Seed germination improvement in three important medicinal plant species Abelmoschus moschatus (Medik), Asparagus racemosus (Willd), and Cassia angustifolia (Linn)
RKS Tiwari and Satish Dubey
In the present study, dormancy and germination requirement were investigated in one year old and fresh seeds of three important medicinal plants are Asparagus racemosus, Cassia angustifolia, Abelmoschus moschatus seeds were subjected to 12 pretreatments in the present study. There was Significant result on fresh seeds of Abelmoschus moschatus both under in vitro and in vivo conditions. Seed germination recorded from one year old seed treated with most of the treatments was at par with untreated control. However, water soaking for 24 hrs, Gibbrellic acid and sand paper scarification had higher per cent seed germination on fresh seed under in vitro and on both fresh as well as one year old seeds under in vivo conditions. In vivo, maximum percent of 86.50 was recorded from fresh seed soaked only in water for 24 hrs whereas, in control, percent seed germination was 30.0.Most of the treatments did not have any effect on seed germination on fresh and one year old seed of Asparagus racemosus under in vitro and in vivo conditions. However, Hot water treatment (70 0C) for 1hr had significant positive effect on one year old seed germination (47.00) closely followed by Cow dung Water + 24 hrs water Soaking (76.00). Moreover, cow dung water + 24 hrs Gibbrellic acid solution and cow dung + water Soaking for 24 hrs did also have significant positive effect. Cassia angustifolia, sand paper scarification + 24 hrs water soaking showed promising results significantly enhancing seed germination of on fresh seed (64.00) under in vitro condition and on one year old seed (57.00) under in vivo conditions. Whereas in control, seed germination of 34.67 and 23.50 per cent respectively recorded from fresh and one year old seeds.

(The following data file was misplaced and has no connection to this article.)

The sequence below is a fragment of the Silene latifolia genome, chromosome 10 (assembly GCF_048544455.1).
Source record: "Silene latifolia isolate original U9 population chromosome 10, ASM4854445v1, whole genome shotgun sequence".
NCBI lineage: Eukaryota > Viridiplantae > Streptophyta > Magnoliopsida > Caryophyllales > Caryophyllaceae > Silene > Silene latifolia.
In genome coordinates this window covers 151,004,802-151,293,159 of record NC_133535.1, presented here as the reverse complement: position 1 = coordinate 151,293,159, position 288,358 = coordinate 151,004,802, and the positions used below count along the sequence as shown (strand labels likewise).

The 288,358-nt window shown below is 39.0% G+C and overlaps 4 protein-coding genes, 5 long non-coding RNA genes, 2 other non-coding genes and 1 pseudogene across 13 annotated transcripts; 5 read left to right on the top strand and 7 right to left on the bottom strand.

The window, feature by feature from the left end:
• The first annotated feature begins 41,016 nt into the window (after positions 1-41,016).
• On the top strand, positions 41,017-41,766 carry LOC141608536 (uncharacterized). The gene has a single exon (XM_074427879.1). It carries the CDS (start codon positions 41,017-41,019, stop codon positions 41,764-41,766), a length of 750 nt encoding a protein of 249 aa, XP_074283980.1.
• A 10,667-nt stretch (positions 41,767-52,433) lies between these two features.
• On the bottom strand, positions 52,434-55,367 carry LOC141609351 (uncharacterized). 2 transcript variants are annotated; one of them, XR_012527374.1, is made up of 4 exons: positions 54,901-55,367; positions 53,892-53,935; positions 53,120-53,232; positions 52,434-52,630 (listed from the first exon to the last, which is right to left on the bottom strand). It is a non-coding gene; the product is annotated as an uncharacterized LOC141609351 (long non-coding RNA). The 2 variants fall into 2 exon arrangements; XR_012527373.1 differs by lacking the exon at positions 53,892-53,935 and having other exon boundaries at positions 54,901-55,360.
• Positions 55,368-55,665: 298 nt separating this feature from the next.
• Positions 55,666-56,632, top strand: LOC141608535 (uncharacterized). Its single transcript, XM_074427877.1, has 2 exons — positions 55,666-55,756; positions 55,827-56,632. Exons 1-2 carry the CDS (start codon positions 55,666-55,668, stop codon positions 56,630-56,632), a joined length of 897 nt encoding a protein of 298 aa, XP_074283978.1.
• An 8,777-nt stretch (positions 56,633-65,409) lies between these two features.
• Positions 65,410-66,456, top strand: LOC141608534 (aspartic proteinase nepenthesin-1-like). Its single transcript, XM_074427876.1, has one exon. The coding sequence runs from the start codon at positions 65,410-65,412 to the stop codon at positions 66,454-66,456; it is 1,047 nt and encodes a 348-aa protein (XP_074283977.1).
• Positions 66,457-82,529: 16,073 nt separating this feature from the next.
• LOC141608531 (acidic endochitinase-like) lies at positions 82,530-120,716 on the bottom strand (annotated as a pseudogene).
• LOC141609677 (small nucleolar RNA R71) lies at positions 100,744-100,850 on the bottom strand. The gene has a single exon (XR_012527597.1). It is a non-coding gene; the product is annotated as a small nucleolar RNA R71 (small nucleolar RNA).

RKS Tiwari, Satish Dubey. Seed germination improvement in three important medicinal plant species Abelmoschus moschatus (Medik), Asparagus racemosus (Willd), and Cassia angustifolia (Linn). J Med Plants Stud 2017;5(2):243-248.